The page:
11 January 2022
2021: A year of challenges for construction

Just over a year ago, as December ticked over into January and 2020 became 2021, we all hoped that the worst would soon be over. However, the economic repercussions of the coronavirus pandemic continued to bite, while disruption to supply chains across the globe dominated headlines.

It’s been a year of challenges for the construction industry, but challenges are there to be surmounted. In our first blog of 2022, we round up some of the biggest stories of 2021 and look ahead to the future.

  • Materials shortages intensify

Concerns about the supply of vital construction materials escalated in early 2021, with a resultant impact on prices. Statistics from the Department for Business, Energy and Industrial Strategy (BEIS) revealed that prices for building work had soared by 24.5% in the year to October 2021.

In April, the Construction Leadership Council issued its first Construction Product Availability statement, saying that “the availability issues we are currently experiencing are likely to worsen before they improve.” Materials noted to be in short supply included plastics, cements and aggregates, in addition to timber, steel, roof tiles, bricks and imported products. A further statement in June reported that global demand continued to vastly outstrip supply for many products, putting supply chains under pressure and intensifying shortages. A shortage of haulage drivers was also mentioned as a critical issue. Fast-forwarding to October, the CLC’s statement on the 27th of the month reported a softening of global demand and an improvement in product supply in some areas, while the latest report (21 December) noted an improvement in the supply situation across the UK – although significant challenges and uncertainty remain.

  • NMCN goes into administration

The biggest collapse since construction giant Carillion went under in 2018, NMCN plc crumbled after failing to secure a refinancing of the business. Following months of profit warnings and huge losses, NMCN finally folded in October 2021 and administrators were called in. While the past couple of years have challenged the vast majority of businesses, NMCN’s woes were not primarily COVID-19 related. Instead, the loss of key board members, combined with several problem contracts, were blamed for the firm’s downfall.

NMCN was not the only firm to go under in 2021. Somerset-based Henry W Pollard collapsed in June, while Welsh firm WRW Construction went into administration in July, owing £13m to its trade creditors.

  • HS2 branded ‘unachievable’

There was a further setback for the beleaguered HS2 high-speed rail project in July as it was branded “unachievable” by the government’s Infrastructure and Projects Authority (IPA), along with Crossrail, the western section of East West Rail and two other major infrastructure projects. These projects were classified as ‘red’, meaning that their completion on time and to budget appeared to be impossible.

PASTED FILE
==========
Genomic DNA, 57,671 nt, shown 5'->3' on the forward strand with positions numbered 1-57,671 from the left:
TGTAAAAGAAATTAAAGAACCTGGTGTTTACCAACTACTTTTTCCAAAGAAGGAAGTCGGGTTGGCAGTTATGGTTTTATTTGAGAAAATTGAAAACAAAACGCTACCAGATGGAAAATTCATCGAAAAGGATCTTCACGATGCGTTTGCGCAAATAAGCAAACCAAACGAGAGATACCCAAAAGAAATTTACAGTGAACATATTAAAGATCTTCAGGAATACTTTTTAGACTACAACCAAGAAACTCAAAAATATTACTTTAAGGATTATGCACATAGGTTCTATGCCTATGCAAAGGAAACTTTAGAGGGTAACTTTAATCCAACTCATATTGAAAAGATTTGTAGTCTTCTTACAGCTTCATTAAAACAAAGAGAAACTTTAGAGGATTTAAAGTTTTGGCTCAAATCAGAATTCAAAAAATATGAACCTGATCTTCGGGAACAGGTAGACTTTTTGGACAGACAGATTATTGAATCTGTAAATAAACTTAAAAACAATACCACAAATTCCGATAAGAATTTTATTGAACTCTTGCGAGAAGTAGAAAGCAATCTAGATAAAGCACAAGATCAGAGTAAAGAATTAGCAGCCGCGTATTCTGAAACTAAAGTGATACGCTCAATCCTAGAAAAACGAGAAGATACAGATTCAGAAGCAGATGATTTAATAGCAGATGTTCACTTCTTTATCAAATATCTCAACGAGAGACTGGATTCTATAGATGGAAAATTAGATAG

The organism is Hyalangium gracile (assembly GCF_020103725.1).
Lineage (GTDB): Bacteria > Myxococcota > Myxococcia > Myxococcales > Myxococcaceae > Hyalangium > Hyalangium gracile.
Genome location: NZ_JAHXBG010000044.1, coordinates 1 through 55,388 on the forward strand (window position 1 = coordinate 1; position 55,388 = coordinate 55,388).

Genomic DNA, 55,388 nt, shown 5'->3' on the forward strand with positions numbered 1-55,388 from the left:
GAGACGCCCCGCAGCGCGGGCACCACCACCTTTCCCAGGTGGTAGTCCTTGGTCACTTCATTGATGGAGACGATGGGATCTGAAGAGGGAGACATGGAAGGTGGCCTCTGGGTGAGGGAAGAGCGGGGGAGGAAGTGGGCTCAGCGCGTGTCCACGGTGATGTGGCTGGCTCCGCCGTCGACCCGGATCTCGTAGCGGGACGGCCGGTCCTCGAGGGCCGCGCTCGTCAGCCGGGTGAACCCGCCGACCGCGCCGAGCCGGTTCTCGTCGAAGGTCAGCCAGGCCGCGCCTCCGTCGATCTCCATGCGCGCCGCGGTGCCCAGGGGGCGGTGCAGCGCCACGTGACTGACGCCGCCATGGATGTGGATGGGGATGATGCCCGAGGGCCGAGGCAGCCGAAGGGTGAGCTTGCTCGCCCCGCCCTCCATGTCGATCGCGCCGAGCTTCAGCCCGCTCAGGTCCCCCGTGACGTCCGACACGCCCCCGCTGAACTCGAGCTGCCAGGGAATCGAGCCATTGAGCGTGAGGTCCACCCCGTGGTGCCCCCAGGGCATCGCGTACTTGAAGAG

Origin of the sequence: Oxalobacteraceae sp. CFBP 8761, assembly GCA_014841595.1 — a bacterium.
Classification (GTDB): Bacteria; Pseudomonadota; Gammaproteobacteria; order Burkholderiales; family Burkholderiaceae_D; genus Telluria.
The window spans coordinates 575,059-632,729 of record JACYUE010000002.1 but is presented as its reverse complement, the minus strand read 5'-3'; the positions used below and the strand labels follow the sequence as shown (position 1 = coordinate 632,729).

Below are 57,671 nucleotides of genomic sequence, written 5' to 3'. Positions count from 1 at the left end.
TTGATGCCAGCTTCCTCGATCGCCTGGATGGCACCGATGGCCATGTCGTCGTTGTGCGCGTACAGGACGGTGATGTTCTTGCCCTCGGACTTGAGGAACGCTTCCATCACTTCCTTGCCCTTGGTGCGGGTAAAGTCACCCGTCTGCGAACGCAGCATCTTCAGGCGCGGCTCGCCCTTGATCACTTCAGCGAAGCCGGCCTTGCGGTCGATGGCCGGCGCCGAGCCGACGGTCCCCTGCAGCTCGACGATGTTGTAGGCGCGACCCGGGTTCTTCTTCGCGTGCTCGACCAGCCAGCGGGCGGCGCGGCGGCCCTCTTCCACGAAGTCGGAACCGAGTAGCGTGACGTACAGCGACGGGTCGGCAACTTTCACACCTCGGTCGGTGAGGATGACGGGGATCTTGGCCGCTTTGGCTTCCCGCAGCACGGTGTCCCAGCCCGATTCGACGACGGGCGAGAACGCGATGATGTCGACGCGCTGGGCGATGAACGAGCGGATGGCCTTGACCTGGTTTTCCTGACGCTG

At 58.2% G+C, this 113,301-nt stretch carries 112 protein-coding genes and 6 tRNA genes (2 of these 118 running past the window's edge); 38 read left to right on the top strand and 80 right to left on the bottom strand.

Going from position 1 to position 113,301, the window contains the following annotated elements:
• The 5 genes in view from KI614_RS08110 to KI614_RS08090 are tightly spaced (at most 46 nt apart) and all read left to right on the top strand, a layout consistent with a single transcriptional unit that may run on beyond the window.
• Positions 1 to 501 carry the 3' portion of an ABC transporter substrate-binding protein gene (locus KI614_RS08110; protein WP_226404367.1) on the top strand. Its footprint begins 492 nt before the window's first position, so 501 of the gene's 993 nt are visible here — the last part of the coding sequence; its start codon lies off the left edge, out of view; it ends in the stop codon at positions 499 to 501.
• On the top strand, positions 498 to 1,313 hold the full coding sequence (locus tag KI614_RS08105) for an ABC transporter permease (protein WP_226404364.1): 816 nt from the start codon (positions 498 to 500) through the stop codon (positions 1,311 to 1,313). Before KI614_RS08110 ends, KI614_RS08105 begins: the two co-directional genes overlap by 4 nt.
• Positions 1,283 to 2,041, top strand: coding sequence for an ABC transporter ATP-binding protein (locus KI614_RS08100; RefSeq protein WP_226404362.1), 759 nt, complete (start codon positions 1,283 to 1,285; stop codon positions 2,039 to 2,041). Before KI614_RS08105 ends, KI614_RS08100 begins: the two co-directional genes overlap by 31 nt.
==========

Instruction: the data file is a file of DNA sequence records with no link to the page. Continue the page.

The project saw further controversy in November as it was announced that the eastern leg of HS2’s phase 2b route (between Birmingham and Leeds) had been scrapped, as well as plans for a new high-speed line between Leeds and Manchester.

  • Grenfell inquiry continues

The inquiry into the 2017 Grenfell Tower fire, which took 72 lives, continued to hear evidence in 2021 amid increased demand from survivors for criminal charges to be brought. In October, the inquiry heard that the London Fire Brigade had failed to collect basic information, leading to residents remaining in the building even as smoke seeped under their doors. In December, it heard that successive governments had concealed the severity of fire safety risks to high rise buildings. And throughout the year, it repeatedly heard evidence of failed cladding safety tests and ignored safety warnings in the years leading up to the fire. Recently, housing secretary Michael Gove moved to block Rydon Homes, a company involved in the refurbishment of Grenfell Tower prior to the disaster, from the government’s Help to Buy scheme following “concerns over unacceptable business practices in their company group.”

Meanwhile, stories about residents trapped in dangerous and worthless homes due to the cladding crisis continued to hit the headlines.

  • “Further growth over the next two years”

Despite a rather gloomy year, Glenigan’s Construction Industry Forecast for 2022-2023, published late last year, offers a ray of hope. In spite of the problems plaguing many firms last year, construction activity managed to grow by 11% in 2021, to be followed by a more subdued but nevertheless respectable growth of 7% and 5% in 2022 and 2023, respectively. This growth is set to lift the value of underlying project starts to a total of £61bn by 2023 – 3% above pre-pandemic levels.

According to the report, this recovery is set to be driven by a strong upturn in health and industrial projects, an upswing in private and social residential activity, and the belated recovery of the hospitality and leisure sectors.

For more construction industry news, updates from the insurance sector, and insightful articles across a broad range of topics, keep following the Focus blog as we move into 2022!